Astronomers at the National Optical Astronomy Observatory (NOAO) believe they've spotted a binary black hole system - two monsters orbiting each other at the centre of a quasar* 5bn light-years from Earth.
NOAO explains that galaxies commonly form with a black hole at their heart, and if they're part of a cluster of galaxies, collisions are likely. What's not certain is what then happens to the two black holes, although NOAO notes that theoretically "they will orbit each other and eventually merge into an even larger black hole".
Such phenomena have hitherto proved elusive, until NOAO astronomers Todd Boroson and Tod Lauer scoured the Sloan Digital Sky Survey, which encompasses 17,500 quasars, for the "characteristic dual black hole signature".
NOAO elaborates: "The signature of a black hole in a galaxy has been known for many years. The material falling into a black hole emits light in narrow wavelength regions forming emission lines that can be seen when the light is dispersed into a spectrum.
"These emission lines carry the information about the speed and direction of the black hole and the material falling into it. If two black holes are present, they would orbit each other before merging and would have a characteristic dual signature in their emission lines. This signature has now been found."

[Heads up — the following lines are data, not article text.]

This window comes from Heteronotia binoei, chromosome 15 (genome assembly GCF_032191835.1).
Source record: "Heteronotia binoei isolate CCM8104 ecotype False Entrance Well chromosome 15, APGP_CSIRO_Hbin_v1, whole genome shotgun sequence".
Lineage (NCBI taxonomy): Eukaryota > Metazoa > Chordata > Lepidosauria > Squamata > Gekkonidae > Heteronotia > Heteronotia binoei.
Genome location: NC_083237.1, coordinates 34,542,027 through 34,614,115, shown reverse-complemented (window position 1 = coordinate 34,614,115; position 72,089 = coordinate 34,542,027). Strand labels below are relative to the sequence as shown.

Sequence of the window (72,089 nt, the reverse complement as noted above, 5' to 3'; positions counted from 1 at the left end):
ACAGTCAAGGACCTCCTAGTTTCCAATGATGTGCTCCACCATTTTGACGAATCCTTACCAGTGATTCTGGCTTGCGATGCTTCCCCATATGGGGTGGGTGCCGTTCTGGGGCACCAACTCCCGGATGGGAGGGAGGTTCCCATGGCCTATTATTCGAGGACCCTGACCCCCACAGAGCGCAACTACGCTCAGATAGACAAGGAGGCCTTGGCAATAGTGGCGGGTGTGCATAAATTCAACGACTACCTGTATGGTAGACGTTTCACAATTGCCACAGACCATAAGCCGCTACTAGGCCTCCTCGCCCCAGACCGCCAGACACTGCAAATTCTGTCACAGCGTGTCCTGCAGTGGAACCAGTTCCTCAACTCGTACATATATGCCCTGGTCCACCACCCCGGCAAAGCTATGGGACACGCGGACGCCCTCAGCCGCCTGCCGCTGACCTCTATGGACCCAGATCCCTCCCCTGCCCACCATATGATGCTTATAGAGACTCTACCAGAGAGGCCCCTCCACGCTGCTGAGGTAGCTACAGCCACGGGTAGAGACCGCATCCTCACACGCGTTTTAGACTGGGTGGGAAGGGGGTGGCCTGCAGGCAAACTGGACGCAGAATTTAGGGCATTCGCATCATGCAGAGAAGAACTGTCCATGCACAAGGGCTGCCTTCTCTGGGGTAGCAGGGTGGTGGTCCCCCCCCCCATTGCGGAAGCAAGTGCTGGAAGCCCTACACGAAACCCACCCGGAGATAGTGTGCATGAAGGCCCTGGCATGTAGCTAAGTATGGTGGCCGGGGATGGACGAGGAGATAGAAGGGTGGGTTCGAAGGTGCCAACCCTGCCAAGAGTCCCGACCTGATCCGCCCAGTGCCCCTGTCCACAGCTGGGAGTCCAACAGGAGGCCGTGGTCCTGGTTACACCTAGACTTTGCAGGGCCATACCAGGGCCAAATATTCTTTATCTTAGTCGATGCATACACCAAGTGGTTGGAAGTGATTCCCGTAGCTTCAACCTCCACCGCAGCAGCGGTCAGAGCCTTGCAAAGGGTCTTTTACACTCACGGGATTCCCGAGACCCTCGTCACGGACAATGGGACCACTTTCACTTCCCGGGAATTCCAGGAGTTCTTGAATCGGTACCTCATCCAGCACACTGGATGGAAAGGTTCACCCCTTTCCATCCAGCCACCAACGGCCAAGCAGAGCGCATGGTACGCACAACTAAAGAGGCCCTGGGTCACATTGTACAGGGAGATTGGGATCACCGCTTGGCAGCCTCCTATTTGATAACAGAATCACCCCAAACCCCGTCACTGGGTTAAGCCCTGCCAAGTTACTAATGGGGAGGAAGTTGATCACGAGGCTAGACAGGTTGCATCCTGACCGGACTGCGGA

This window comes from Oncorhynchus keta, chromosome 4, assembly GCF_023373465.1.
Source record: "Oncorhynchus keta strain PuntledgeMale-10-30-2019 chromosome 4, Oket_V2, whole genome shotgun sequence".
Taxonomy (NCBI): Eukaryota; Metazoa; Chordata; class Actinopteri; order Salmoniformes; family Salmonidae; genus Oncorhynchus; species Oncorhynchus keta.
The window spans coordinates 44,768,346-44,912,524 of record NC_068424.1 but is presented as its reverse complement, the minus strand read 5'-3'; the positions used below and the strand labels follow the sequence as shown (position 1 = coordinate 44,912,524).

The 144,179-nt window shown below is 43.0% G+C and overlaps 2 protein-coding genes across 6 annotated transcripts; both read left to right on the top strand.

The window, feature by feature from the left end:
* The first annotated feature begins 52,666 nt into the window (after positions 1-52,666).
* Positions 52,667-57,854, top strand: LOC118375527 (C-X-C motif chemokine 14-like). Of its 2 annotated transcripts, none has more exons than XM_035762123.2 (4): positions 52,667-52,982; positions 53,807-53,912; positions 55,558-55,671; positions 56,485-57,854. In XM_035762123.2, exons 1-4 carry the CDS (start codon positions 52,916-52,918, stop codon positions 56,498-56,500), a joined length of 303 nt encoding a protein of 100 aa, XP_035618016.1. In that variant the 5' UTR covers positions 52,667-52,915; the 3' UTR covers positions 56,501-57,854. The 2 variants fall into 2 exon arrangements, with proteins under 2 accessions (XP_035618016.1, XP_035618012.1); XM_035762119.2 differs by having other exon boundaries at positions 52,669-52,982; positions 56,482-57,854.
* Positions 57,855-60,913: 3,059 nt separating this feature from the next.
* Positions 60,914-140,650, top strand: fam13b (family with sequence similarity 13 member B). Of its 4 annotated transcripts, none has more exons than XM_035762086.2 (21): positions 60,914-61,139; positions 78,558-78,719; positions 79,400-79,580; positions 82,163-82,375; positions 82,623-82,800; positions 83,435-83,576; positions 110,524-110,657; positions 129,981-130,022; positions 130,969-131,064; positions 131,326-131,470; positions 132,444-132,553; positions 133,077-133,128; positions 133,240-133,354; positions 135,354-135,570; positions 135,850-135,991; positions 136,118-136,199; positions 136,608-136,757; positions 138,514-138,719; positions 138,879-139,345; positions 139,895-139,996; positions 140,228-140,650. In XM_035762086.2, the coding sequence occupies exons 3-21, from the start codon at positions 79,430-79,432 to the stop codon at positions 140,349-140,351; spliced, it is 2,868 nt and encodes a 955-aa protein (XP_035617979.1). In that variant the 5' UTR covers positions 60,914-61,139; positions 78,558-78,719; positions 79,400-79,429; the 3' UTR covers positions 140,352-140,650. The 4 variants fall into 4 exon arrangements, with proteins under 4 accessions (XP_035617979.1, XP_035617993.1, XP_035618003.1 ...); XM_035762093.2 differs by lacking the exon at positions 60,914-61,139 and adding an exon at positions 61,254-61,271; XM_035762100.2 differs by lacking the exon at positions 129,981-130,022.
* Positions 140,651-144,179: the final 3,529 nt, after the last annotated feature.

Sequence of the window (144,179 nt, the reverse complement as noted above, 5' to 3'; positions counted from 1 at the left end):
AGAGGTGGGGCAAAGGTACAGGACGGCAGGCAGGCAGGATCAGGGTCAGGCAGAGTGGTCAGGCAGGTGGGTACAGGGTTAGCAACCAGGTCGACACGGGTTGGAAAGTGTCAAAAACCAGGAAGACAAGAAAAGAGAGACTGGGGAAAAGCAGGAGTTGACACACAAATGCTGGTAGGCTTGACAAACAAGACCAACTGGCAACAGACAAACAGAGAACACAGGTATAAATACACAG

The quasar in question is J1536+0441, lying in the direction of the constellation Serpens Caput, which shows "two sets of broad hydrogen spectral lines", as New Scientist puts it. To make sure they weren't seeing two galaxies "superimposed on each other", Boroson and Lauer "determined that the quasars were at the same red-shift determined distance and that there was a signature of only one host galaxy".
Boroson said: “The double set of broad emission lines is pretty conclusive evidence of two black holes. If in fact this were a chance superposition, one of the objects must be quite peculiar."
The two black holes "appear to be separated by only 1/10 of a parsec - a tenth of the distance from Earth to the nearest star", and have an orbital period of almost 100 years. They weigh in at 107.3 and 108.9 solar masses or, as NOAO puts it: "The smaller black hole has a mass 20 million times that of the sun; the larger one is 50 times bigger, as determined by the their orbital velocities."
Boroson and Lauer's work appears in this week's Nature. The abstract can be found here. ®
*NOAO nicely explains: "Quasars are the most luminous versions of the general class of objects known as active galaxies, which can be a hundred times brighter than our Milky Way galaxy, and powered by the accretion of material into supermassive black holes in their nuclei. The matter falling into the black hole doesn’t go directly in, but orbits around the black hole forming a flat accretion disc, much like the soap scum on water orbiting around an open drain."